- Sending your first Gmail campaign
- Trying to schedule a new batch of sales calls, or
- You’re a seasoned cold email ninja
… cold email templates are your best friend.
Sure, you want (need) to personalize each email based on who you’re pitching.
But the truth is that when you’re sending a large number of emails, you need a framework that you can scale.
That’s where templates come in.
A few key templates can give you a way of scaling your cold email efforts while also making personalization systematic (i.e., easier).
For example, place a joke on line X and a personal note about their business on line Y.
It’s always the same structure — easy to visualize in your mind and plan when you’re crafting a campaign, while simultaneously simplifying the writing of the emails themselves.
So, here are five of the most useful cold email templates you can use and adapt to virtually any situation.
Five cold email templates for any situation
Run a quick Google search, and you’ll find a ton of templates you can grab and use instantly. The internet is a wonderful place.
The problem is, most are examples that have been used previously, in some cases by an entire company.
Why does that matter?
First, they’ve been ripped already, hundreds if not thousands of times, and reused by others — quite possibly in your same space.
Also, they often have nothing more than two or three sentences of explanation, which is not enough to understand how the email was crafted, only what the key gimmick is.
Because of this, you might take the “template,” change it up a bit, and think you’re set.
But then you don’t get the results you want and wonder where you went wrong.
That’s why, below, we’ll cover five real, fundamental templates. Plus, we’ll break them all down line-by-line so you’ll understand their inner workings.
After that, we’ll show you the fundamental elements that make a great cold email template. So, you’ll understand what makes a great cold email regardless of the purpose.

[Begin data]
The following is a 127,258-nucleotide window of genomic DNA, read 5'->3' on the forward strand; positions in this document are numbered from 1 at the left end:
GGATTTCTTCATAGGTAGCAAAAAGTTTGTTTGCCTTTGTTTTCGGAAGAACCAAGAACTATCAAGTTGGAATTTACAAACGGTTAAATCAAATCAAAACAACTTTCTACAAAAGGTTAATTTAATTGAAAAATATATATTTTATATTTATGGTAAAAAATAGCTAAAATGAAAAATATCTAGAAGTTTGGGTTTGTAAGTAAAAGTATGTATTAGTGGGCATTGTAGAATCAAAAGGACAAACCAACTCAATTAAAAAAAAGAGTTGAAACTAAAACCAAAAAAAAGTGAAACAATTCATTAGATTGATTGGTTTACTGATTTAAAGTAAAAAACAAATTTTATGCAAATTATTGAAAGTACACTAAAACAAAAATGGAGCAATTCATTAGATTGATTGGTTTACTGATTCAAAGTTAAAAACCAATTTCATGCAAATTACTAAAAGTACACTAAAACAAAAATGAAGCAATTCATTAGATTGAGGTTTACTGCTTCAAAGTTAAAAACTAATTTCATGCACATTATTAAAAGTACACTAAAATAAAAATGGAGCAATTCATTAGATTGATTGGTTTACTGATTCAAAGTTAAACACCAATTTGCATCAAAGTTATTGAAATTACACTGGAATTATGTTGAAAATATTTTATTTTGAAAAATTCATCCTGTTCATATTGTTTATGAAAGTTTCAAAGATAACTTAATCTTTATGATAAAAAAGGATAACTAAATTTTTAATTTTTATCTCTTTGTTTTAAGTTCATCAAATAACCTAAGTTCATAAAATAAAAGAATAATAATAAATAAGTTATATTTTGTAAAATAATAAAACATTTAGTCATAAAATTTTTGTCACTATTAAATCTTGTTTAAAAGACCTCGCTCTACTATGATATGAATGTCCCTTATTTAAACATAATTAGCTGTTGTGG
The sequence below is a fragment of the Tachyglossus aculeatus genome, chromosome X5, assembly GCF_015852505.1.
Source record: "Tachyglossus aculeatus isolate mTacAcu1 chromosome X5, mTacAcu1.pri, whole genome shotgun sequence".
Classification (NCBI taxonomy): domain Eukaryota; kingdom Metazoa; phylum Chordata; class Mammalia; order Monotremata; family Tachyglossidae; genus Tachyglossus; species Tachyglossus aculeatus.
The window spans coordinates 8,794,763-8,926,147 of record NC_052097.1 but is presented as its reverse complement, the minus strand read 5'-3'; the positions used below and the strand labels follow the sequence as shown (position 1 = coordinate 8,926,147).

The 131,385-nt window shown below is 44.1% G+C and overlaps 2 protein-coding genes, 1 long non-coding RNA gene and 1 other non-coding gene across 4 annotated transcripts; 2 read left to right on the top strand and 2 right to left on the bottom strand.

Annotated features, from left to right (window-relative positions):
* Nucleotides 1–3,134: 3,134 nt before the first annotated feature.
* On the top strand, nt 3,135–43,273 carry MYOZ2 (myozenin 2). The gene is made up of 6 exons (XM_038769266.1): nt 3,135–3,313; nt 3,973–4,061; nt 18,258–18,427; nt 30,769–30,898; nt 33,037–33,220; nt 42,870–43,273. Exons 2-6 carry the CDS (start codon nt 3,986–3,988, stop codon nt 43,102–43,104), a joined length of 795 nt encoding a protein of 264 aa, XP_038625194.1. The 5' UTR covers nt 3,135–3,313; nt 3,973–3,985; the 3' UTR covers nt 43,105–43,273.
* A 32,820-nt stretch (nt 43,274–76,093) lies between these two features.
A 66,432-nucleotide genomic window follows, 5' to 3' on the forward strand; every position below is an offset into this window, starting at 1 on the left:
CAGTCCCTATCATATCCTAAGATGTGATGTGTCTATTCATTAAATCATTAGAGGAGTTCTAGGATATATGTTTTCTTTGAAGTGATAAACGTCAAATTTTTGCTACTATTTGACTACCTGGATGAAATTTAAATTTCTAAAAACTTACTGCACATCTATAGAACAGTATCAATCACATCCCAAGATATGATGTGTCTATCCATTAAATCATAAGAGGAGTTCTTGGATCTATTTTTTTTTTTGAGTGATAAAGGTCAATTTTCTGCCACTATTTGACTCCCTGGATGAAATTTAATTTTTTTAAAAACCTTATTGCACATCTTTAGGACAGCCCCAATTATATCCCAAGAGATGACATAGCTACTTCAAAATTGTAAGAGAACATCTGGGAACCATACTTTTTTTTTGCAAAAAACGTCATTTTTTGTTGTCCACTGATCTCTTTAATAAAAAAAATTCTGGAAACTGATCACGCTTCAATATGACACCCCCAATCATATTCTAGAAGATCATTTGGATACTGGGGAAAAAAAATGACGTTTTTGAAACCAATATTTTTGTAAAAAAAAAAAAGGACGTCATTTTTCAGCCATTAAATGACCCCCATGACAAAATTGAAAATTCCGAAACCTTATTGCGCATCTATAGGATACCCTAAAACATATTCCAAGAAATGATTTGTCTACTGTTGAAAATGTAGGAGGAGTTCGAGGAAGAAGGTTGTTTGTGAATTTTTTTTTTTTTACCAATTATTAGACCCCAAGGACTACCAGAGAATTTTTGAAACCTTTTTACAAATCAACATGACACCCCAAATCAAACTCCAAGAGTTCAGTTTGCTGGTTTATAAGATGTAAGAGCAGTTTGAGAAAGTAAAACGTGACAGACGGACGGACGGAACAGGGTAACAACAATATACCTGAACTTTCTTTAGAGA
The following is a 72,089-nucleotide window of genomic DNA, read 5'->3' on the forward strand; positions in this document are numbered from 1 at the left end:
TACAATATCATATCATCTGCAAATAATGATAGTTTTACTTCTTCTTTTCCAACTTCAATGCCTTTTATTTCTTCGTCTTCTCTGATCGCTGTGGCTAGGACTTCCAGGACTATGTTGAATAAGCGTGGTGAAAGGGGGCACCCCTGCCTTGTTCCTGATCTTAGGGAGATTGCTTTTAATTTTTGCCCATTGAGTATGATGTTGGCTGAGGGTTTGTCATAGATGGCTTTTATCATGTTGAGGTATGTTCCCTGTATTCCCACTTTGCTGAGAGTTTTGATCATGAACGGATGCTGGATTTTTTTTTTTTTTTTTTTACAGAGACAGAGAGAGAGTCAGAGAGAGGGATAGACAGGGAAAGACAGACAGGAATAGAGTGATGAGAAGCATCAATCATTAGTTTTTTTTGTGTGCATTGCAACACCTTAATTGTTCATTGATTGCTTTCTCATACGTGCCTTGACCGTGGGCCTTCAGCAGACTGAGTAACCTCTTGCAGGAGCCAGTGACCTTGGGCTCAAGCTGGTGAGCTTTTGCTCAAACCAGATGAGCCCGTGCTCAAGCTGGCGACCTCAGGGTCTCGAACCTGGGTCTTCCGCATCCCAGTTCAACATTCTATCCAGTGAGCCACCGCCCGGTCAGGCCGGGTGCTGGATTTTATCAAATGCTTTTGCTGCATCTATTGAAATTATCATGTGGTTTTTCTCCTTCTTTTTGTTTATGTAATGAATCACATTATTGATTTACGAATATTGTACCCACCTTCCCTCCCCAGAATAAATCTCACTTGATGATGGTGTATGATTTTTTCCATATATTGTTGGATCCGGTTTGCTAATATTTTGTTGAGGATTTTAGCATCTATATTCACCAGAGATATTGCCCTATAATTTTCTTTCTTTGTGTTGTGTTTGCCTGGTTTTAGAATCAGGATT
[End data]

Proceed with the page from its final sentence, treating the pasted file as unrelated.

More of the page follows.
That way, you won’t be copying an example.
You won’t be taking someone else’s rehashed email that’s probably several years old.
You’ll have everything you need to craft great cold email templates that make your cold email efforts so much easier.
So, let’s start with the first template and one of the most common: a simple template to help you set up demos for your product (no matter what kind of product it is).
1. Schedule a product demo
One of the most common uses of cold email is to schedule product demos or sales calls.
These days, that’s often for a SaaS sales pitch, but you can use the template below for any product with very little modification.
This email is longer than most of the templates we’ll provide, but it’s necessary to explain the product concisely. (Call it an MVD or “minimum viable description.” Yes, I just made that up.)
Here it is:
Why this template works
Product demo or sales emails can often feel bloated.
It’s easy to say too much and turn off your reader before they ever get to your CTA.
After all, anyone in charge of product adoption at a company is probably going to be busy.
However, it’s also necessary to explain what you’re offering. Otherwise, why would they want to schedule a time to see what you’ve got?